Mark and Birding-Aussers
I had a similar experience back in the 80's. A group of us had spent a few
days camping in the Eulo area in southwest QLD. We saw Bourke's Parrot
there, but if we hadn't, it would have been quite ironic because, on
arriving home in Toowoomba (southeast QLD), there was one feeding in the
front yard - very tame, and obviously an escapee, and not seen thereafter.
But what about the "untame" one reported to me from an Oakey resident (on
the Darling Downs just west of Toowoomba) a couple of years ago near the end
of the drought? Most probably an escapee, but if we believe a Spotted
Bowerbird opted for a sea change and bee-lined to North Stradbroke Island,
then a wild Bourke's Parrot driven a few hundred kms east by adverse
conditions is not too hard to swallow.
For such sightings, particularly of single birds (or even a couple), it's a
tough call as to whether they're wild or aviary escapees. Since there are
aviaries throughout Australia, I am often suspicious about reports of rarer
species within their natural range, too. For example, if memory serves me
correctly, someone reported a single Scarlet-chested Parrot in an odd part
of the NT recently, and I wondered how normal that was, and why it couldn't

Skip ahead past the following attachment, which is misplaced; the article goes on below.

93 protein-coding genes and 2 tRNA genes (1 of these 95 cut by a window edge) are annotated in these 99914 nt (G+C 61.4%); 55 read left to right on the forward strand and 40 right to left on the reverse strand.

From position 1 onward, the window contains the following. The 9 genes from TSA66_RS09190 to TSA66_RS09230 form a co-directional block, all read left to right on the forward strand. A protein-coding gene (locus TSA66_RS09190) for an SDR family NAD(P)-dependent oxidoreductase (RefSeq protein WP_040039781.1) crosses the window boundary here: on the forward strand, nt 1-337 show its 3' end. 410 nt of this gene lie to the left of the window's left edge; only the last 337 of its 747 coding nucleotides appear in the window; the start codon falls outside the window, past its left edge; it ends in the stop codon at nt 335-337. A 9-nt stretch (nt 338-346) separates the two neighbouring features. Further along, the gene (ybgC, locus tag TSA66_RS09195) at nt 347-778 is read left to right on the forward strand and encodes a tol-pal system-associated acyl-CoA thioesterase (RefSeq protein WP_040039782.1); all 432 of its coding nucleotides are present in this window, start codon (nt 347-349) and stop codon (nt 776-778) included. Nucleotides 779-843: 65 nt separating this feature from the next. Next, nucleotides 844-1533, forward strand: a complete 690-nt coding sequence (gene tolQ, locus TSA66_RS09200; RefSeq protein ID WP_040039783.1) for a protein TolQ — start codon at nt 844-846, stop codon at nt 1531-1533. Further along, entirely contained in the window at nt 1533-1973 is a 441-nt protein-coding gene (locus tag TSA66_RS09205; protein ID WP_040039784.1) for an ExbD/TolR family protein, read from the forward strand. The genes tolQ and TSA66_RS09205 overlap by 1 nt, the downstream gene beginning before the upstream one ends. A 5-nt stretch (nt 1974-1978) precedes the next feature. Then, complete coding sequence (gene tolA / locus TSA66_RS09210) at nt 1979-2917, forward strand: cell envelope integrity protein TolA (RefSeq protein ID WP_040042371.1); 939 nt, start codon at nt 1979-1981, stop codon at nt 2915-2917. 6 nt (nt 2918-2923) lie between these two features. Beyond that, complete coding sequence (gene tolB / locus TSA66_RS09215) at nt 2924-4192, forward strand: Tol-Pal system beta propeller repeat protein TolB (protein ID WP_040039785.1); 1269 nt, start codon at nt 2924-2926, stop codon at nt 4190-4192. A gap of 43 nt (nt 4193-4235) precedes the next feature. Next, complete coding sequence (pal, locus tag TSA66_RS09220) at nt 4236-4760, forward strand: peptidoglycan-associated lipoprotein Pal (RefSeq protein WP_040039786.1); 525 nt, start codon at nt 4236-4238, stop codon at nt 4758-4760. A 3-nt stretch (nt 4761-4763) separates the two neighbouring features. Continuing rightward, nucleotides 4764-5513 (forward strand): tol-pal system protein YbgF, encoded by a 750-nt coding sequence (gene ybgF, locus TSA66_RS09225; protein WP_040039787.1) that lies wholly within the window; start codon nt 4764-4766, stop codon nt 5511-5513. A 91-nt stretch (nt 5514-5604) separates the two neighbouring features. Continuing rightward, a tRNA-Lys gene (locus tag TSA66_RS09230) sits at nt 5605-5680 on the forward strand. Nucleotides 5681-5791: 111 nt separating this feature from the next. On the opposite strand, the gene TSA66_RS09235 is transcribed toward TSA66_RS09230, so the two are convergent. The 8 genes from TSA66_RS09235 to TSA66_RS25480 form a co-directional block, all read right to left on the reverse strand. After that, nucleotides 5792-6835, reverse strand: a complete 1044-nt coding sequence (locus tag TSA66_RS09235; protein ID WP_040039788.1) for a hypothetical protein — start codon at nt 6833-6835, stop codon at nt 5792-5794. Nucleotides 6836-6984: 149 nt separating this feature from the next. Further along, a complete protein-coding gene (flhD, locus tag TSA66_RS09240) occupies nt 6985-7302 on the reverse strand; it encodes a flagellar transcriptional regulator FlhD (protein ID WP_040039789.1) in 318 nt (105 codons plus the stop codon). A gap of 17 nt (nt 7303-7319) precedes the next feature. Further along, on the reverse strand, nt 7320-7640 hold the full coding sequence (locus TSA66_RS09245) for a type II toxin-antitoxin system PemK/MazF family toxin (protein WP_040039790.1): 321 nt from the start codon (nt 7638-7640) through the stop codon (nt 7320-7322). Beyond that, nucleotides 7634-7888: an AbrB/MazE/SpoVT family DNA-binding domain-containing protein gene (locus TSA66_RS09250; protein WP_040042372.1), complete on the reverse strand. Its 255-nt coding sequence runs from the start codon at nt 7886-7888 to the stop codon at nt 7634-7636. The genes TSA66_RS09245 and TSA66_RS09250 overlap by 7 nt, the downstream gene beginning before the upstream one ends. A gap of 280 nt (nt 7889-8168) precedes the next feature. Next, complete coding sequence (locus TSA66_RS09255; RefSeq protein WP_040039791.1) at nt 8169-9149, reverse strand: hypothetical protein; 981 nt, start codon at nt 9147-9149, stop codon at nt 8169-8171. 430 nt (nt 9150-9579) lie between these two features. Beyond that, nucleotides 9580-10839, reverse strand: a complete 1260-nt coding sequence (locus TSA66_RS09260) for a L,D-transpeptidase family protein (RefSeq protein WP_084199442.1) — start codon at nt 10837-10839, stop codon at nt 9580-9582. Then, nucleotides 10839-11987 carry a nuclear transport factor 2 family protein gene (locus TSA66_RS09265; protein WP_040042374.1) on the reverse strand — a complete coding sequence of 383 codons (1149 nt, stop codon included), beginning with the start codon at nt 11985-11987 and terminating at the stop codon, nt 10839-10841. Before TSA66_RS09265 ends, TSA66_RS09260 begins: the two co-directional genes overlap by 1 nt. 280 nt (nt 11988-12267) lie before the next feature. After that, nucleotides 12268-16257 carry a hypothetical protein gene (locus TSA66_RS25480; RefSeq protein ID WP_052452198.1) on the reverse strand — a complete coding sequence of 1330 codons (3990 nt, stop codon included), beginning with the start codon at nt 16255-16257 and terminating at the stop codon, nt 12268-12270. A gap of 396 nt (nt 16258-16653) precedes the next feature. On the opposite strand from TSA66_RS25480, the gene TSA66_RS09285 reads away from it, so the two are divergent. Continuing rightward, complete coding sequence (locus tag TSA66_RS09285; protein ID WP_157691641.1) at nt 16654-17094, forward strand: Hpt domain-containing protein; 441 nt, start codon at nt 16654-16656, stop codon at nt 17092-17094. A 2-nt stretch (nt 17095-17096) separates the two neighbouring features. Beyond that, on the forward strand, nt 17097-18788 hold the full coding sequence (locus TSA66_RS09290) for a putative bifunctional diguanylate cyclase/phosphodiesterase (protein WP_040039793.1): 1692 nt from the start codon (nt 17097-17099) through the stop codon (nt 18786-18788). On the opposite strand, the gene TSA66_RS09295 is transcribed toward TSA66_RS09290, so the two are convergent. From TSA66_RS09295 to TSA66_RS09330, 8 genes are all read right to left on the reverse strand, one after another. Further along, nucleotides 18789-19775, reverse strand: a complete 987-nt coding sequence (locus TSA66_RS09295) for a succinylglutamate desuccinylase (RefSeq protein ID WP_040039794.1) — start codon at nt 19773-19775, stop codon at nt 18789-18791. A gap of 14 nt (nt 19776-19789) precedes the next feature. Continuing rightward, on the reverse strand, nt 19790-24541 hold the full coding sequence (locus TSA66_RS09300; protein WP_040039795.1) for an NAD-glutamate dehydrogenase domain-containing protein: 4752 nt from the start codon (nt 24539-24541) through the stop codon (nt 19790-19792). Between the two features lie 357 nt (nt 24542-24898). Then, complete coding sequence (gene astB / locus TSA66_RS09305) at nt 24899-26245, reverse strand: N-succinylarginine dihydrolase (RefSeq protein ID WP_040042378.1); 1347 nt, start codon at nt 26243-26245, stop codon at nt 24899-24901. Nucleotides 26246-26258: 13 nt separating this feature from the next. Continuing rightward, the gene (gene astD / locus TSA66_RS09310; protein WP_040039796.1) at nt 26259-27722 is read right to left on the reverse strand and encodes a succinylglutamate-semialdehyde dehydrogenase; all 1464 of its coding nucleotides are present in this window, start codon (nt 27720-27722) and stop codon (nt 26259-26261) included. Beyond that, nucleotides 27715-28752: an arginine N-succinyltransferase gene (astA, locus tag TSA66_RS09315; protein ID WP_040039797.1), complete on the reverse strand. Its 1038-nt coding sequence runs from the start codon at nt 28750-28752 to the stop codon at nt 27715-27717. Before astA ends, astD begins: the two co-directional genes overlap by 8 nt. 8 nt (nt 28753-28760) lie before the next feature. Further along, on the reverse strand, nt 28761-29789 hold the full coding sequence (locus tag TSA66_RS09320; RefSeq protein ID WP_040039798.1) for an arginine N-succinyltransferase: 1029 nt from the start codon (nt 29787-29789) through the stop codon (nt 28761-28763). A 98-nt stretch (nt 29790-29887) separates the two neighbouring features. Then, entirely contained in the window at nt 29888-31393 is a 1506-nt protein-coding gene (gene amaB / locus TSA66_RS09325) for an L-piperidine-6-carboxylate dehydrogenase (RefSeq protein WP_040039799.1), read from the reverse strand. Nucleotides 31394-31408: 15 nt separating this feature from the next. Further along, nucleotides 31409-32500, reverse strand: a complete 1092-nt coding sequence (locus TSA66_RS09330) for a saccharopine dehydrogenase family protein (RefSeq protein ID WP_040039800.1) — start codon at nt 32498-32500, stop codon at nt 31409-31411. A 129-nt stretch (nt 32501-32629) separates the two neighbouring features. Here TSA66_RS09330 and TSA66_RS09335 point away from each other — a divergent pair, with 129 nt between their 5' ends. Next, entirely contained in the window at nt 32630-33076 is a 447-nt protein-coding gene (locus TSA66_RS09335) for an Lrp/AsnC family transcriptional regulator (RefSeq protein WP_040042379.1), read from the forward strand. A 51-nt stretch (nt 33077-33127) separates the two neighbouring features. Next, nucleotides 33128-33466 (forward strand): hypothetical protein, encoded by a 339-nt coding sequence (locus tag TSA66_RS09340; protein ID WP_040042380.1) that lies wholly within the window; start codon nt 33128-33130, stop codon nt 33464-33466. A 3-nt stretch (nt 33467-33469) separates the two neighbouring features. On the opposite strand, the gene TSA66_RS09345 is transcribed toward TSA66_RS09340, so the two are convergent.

have been an aviary escapee. Another example - around Toowoomba, we get
the odd report of one or two Turquoise Parrots, but never a flock, and
usually close enough to settled areas to make you wonder.
I'm interested to know the "rules of thumb" applied by Rarities Committees
to such sightings? If "untame" and within range, do they get the benefit
of the doubt?
Phone +61 7 4688 1318 Fax +61 7 4688 1192
> -----Original Message-----
> From: Mark Sanders [SMTP:
> Sent: Monday, 22 March 1999 10:11
> Subject: birding-aus Escapees
> two years ago i headed out for the day only to find a Bourke's
> Parrot feeding in my front yard. I never saw it again.
> Mark Sanders
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